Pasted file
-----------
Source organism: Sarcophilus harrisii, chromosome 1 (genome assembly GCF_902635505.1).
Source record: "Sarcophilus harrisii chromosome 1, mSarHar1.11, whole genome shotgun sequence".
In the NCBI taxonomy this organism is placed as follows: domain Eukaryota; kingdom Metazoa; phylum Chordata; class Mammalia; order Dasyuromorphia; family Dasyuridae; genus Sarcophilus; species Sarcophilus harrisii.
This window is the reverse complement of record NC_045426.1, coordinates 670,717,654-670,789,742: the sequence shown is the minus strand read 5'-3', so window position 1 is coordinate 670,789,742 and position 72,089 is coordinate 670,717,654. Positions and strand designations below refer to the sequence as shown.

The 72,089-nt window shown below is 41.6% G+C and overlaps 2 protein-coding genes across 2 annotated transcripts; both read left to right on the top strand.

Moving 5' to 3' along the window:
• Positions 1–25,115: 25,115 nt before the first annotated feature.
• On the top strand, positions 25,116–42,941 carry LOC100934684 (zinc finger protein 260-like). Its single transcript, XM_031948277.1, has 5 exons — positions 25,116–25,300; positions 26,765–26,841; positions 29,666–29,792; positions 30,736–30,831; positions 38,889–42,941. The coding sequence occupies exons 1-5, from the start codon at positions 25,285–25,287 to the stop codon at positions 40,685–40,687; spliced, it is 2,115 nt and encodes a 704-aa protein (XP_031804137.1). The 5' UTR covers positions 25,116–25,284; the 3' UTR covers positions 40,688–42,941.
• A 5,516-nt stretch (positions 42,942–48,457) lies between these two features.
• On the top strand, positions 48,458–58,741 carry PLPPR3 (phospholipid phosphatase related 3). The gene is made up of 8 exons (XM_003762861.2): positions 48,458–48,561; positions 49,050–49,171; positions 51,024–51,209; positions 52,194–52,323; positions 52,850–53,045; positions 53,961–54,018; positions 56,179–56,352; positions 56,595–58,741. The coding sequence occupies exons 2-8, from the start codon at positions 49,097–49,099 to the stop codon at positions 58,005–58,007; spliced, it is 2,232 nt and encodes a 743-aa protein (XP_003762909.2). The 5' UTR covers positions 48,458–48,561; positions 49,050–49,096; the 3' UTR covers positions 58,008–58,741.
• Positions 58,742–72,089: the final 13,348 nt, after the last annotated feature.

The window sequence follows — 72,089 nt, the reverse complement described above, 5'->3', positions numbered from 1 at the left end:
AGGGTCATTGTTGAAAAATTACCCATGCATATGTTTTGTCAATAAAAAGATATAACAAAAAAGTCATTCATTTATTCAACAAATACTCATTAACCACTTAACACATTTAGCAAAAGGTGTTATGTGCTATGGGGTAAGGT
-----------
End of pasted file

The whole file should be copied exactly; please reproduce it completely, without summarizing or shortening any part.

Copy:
Source organism: Sarcophilus harrisii, chromosome 1 (genome assembly GCF_902635505.1).
Source record: "Sarcophilus harrisii chromosome 1, mSarHar1.11, whole genome shotgun sequence".
In the NCBI taxonomy this organism is placed as follows: domain Eukaryota; kingdom Metazoa; phylum Chordata; class Mammalia; order Dasyuromorphia; family Dasyuridae; genus Sarcophilus; species Sarcophilus harrisii.
This window is the reverse complement of record NC_045426.1, coordinates 670,717,654-670,789,742: the sequence shown is the minus strand read 5'-3', so window position 1 is coordinate 670,789,742 and position 72,089 is coordinate 670,717,654. Positions and strand designations below refer to the sequence as shown.

The 72,089-nt window shown below is 41.6% G+C and overlaps 2 protein-coding genes across 2 annotated transcripts; both read left to right on the top strand.

Moving 5' to 3' along the window:
• Positions 1–25,115: 25,115 nt before the first annotated feature.
• On the top strand, positions 25,116–42,941 carry LOC100934684 (zinc finger protein 260-like). Its single transcript, XM_031948277.1, has 5 exons — positions 25,116–25,300; positions 26,765–26,841; positions 29,666–29,792; positions 30,736–30,831; positions 38,889–42,941. The coding sequence occupies exons 1-5, from the start codon at positions 25,285–25,287 to the stop codon at positions 40,685–40,687; spliced, it is 2,115 nt and encodes a 704-aa protein (XP_031804137.1). The 5' UTR covers positions 25,116–25,284; the 3' UTR covers positions 40,688–42,941.
• A 5,516-nt stretch (positions 42,942–48,457) lies between these two features.
• On the top strand, positions 48,458–58,741 carry PLPPR3 (phospholipid phosphatase related 3). The gene is made up of 8 exons (XM_003762861.2): positions 48,458–48,561; positions 49,050–49,171; positions 51,024–51,209; positions 52,194–52,323; positions 52,850–53,045; positions 53,961–54,018; positions 56,179–56,352; positions 56,595–58,741. The coding sequence occupies exons 2-8, from the start codon at positions 49,097–49,099 to the stop codon at positions 58,005–58,007; spliced, it is 2,232 nt and encodes a 743-aa protein (XP_003762909.2). The 5' UTR covers positions 48,458–48,561; positions 49,050–49,096; the 3' UTR covers positions 58,008–58,741.
• Positions 58,742–72,089: the final 13,348 nt, after the last annotated feature.

The window sequence follows — 72,089 nt, the reverse complement described above, 5'->3', positions numbered from 1 at the left end:
AGGGTCATTGTTGAAAAATTACCCATGCATATGTTTTGTCAATAAAAAGATATAACAAAAAAGTCATTCATTTATTCAACAAATACTCATTAACCACTTAACACATTTAGCAAAAGGTGTTATGTGCTATGGGGTAAGGT